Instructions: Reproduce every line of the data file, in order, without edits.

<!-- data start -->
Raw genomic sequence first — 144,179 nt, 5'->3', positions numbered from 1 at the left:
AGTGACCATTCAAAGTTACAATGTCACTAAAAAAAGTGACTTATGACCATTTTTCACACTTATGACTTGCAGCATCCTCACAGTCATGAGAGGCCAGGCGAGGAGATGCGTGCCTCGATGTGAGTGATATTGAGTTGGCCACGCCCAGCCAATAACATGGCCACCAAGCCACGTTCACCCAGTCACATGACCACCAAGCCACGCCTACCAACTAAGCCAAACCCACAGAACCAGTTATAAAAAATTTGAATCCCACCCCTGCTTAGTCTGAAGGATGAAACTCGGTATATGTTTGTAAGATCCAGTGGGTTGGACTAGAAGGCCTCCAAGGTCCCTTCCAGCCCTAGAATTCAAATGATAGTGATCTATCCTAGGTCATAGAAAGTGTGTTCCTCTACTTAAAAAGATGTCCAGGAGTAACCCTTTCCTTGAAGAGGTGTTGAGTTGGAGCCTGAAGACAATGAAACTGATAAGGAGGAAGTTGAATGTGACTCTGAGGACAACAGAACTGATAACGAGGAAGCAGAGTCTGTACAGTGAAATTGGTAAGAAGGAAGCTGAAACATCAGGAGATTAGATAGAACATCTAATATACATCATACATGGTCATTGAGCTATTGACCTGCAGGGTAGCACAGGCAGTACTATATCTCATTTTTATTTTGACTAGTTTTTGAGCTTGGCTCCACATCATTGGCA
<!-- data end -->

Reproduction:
Raw genomic sequence first — 144,179 nt, 5'->3', positions numbered from 1 at the left:
AGTGACCATTCAAAGTTACAATGTCACTAAAAAAAGTGACTTATGACCATTTTTCACACTTATGACTTGCAGCATCCTCACAGTCATGAGAGGCCAGGCGAGGAGATGCGTGCCTCGATGTGAGTGATATTGAGTTGGCCACGCCCAGCCAATAACATGGCCACCAAGCCACGTTCACCCAGTCACATGACCACCAAGCCACGCCTACCAACTAAGCCAAACCCACAGAACCAGTTATAAAAAATTTGAATCCCACCCCTGCTTAGTCTGAAGGATGAAACTCGGTATATGTTTGTAAGATCCAGTGGGTTGGACTAGAAGGCCTCCAAGGTCCCTTCCAGCCCTAGAATTCAAATGATAGTGATCTATCCTAGGTCATAGAAAGTGTGTTCCTCTACTTAAAAAGATGTCCAGGAGTAACCCTTTCCTTGAAGAGGTGTTGAGTTGGAGCCTGAAGACAATGAAACTGATAAGGAGGAAGTTGAATGTGACTCTGAGGACAACAGAACTGATAACGAGGAAGCAGAGTCTGTACAGTGAAATTGGTAAGAAGGAAGCTGAAACATCAGGAGATTAGATAGAACATCTAATATACATCATACATGGTCATTGAGCTATTGACCTGCAGGGTAGCACAGGCAGTACTATATCTCATTTTTATTTTGACTAGTTTTTGAGCTTGGCTCCACATCATTGGCA